Solar Activity and You!

The Sun, our nearest star, provides us with warmth and light. Until Galileo invented the telescope, it was once thought to be a perfect orb, free of blemishes, eternal and changeless. Sunspots are the most well known hints that the Sun's surface is constantly changing. Larger than the Earth, and with 10,000 times more intensity than the Earth's magnetic field, these are the breeding grounds for some of the most violent storms in the solar system! The number of sunspots comes in cycles lasting from 6 to 11 years; the Sunspot Cycle. With modern technology and space satellites, this solar activity cycle can now be detected in the ebb and flow of other phenomena on the Sun and on the Earth. Among the most enigmatic storms are the solar flares can erupt near sunspots. In a matter of 20 minutes, magnetic fields can heat gases to tens of thousands of degrees and release more energy than a thousand atomic bombs. Some of this gas can be hurled out from the Sun at millions of miles per hour in what are called coronal mass ejections. Both solar flares and coronal mass ejections can be very disruptive to human activity on earth and in space.

The Solar Wind

The outer atmosphere of the Sun, the corona, is familiar to many people who have watched total eclipses of the sun. But extending billions of miles further out into space is the solar wind. Like invisible roadways spanning the solar system, the magnetic field from the Sun spirals out from the solar surface. Matter ejected from the Sun flows radially outwards from the solar surface. From the time a solar storm is seen on the Sun, it can take 2-3 days for the gas to travel to the orbit of the Earth, and if the Earth happens to be in the wrong place at the wrong time, it will be hit by a million-mile wall of high temperature plasma and magnetic fields.

The Earth's Magnetic Field

Anyone can tell you that a compass points 'north' because the Earth has a magnetic field, but until the advent of the Space Age, no one really understood what this field really looked like or was capable of doing. Since Gilbert proposed in the 17th century that the Earth was a giant magnet, scientists have wondered just how this field is shaped, and how it has changed with time. The geomagnetic field which gives us our familiar compass bearings, also extends thousands of kilometers out into space in a region called the magnetosphere. On the Sun-side, it forms a protective boundary called the bow shock. Stretching millions of miles in the opposite direction behind the Earth is the magnetotail. The solar wind blows upon the magnetosphere and gives it a wind-swept shape, but when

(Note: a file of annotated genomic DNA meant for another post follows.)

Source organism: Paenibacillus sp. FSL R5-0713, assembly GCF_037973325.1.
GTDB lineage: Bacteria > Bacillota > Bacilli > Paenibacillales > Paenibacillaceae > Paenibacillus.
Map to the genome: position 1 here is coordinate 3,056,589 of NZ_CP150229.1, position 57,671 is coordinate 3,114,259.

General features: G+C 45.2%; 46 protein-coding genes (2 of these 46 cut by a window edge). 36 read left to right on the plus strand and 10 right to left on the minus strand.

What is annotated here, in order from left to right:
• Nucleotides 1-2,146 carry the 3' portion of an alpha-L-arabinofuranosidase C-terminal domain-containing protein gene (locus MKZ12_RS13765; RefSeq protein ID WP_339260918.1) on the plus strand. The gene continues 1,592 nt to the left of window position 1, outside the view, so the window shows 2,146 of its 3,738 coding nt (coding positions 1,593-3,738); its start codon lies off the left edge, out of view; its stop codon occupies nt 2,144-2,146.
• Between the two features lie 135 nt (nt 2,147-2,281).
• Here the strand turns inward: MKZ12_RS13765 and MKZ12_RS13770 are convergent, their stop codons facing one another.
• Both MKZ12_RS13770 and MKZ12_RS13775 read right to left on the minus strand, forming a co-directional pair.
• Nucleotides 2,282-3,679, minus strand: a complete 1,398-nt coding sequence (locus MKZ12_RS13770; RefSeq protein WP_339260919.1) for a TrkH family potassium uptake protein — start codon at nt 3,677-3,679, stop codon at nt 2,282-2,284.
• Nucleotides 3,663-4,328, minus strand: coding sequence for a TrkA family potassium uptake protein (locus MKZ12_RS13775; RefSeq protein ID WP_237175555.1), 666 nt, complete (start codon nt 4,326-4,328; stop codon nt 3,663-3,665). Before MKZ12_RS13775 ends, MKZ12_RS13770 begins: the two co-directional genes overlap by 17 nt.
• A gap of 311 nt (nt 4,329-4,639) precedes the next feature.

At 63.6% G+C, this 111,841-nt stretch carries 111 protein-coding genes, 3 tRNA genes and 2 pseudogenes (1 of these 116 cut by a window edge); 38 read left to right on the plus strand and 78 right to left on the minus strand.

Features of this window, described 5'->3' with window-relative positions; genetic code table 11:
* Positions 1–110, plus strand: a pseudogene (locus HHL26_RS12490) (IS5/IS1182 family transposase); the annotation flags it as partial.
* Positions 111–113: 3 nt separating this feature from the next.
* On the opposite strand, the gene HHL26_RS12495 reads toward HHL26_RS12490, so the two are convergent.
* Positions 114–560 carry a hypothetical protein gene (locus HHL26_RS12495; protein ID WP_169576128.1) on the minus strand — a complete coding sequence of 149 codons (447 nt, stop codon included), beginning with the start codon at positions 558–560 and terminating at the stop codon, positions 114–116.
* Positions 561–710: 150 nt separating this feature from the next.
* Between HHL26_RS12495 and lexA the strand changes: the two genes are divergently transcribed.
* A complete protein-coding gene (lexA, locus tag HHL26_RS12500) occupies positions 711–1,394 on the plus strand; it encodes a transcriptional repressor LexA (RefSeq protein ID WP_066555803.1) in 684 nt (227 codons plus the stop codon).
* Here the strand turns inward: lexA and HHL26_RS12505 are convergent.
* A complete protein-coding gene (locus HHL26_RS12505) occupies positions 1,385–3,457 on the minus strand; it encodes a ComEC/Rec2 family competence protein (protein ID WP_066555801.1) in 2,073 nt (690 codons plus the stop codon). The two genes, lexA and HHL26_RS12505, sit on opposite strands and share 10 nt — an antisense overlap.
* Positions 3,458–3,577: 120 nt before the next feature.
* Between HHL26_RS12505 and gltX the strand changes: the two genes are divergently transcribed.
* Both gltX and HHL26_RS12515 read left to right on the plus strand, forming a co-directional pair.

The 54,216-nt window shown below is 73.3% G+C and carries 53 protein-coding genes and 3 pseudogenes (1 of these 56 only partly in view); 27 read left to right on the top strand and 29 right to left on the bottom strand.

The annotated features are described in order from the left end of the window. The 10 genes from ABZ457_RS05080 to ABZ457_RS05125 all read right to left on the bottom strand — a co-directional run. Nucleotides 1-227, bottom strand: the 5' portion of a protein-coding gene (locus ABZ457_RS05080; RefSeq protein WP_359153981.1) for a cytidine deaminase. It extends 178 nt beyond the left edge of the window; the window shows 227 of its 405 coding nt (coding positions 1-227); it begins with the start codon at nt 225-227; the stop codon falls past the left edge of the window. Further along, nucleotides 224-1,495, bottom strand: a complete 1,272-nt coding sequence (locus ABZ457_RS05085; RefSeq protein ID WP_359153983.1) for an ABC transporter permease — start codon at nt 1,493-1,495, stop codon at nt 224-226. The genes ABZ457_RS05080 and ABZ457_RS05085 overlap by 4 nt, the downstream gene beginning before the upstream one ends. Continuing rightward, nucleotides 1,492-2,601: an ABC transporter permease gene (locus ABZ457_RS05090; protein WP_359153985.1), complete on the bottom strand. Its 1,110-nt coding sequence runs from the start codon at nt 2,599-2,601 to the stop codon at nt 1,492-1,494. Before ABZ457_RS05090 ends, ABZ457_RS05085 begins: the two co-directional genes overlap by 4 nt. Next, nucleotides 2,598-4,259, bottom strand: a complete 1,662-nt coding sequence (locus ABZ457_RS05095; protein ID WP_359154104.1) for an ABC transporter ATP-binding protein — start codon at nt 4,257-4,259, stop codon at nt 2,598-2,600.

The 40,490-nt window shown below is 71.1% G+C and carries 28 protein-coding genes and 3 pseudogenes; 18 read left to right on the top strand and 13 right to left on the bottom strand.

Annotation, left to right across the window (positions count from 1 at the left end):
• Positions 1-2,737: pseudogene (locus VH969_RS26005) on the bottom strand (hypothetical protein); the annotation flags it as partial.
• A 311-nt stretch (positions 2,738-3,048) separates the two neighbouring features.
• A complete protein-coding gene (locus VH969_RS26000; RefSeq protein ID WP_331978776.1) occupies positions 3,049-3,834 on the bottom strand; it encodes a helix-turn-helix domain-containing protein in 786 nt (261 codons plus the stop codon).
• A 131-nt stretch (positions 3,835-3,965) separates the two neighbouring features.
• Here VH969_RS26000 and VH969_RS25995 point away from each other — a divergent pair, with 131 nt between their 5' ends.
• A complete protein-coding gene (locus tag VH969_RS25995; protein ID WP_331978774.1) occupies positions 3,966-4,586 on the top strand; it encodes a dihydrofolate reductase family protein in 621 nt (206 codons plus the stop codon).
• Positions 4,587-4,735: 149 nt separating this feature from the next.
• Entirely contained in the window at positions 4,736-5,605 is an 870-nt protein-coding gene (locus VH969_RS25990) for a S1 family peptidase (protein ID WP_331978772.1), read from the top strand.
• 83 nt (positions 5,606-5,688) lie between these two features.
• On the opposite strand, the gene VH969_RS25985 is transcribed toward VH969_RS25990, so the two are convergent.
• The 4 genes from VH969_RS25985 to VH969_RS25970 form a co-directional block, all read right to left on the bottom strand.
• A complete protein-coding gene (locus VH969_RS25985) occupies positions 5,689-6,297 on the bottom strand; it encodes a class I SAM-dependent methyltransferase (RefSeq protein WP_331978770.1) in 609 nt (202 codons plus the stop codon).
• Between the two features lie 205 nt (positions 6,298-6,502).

solar storms and solar wind streams reach the Earth, the magnetosphere reacts violently. On the side nearest the impact, the magnetosphere compresses like a balloon, leaving communications satellites exposed. On the opposite side, it is stretched out, past the orbit of the Moon, or Mars and even Jupiter! The geomagnetic field is remarkably stiff, and so most of the solar wind is deflected or just slips by without notice. But some of the matter leaks in and takes up residence in donut-shaped clouds of trapped particles, or can penetrate to the atmosphere to produce the Northern Lights.

The Northern Lights

For thousands of years, humans have been treated to spectacle of glowing clouds above the northern horizon at night. Reports of these mysterious 'northern lights' abound in the oral histories of northern peoples. On rare occasions, even ancient Greek and Chinese texts mention them. It wasn't until 1896 that the Norweigan physicist Kristian Birkeland deduced that flows of electrons from the Sun were channeled into the polar regions by the geomagnetic field, and upon colliding with the outer atmosphere, would stimulate oxygen and nitrogen atoms to cast their ghostly and inspiring curtains of light.

The Aurora Borealis (near the north pole), and the Aurora Australis (near the south pole) as they are more formally called, are seen most often in a band located at a latitude of 65 degrees, and about 10 - 15 degrees wide in latitude. From space, the auroral zone looks like a ghostly, glowing donut of light hovering over the north and south poles. This auroral oval can easily be seen in satellite images, and its brightness and size changes with the level of solar activity. Aurora come in many shapes and colors depending on what is happening to the geomagnetic field and the flows of charged particles and plasmas trapped in this field. Magnetic sub-storms happen when the geomagnetic field is suddenly changed because of small changes in the magnetic polarity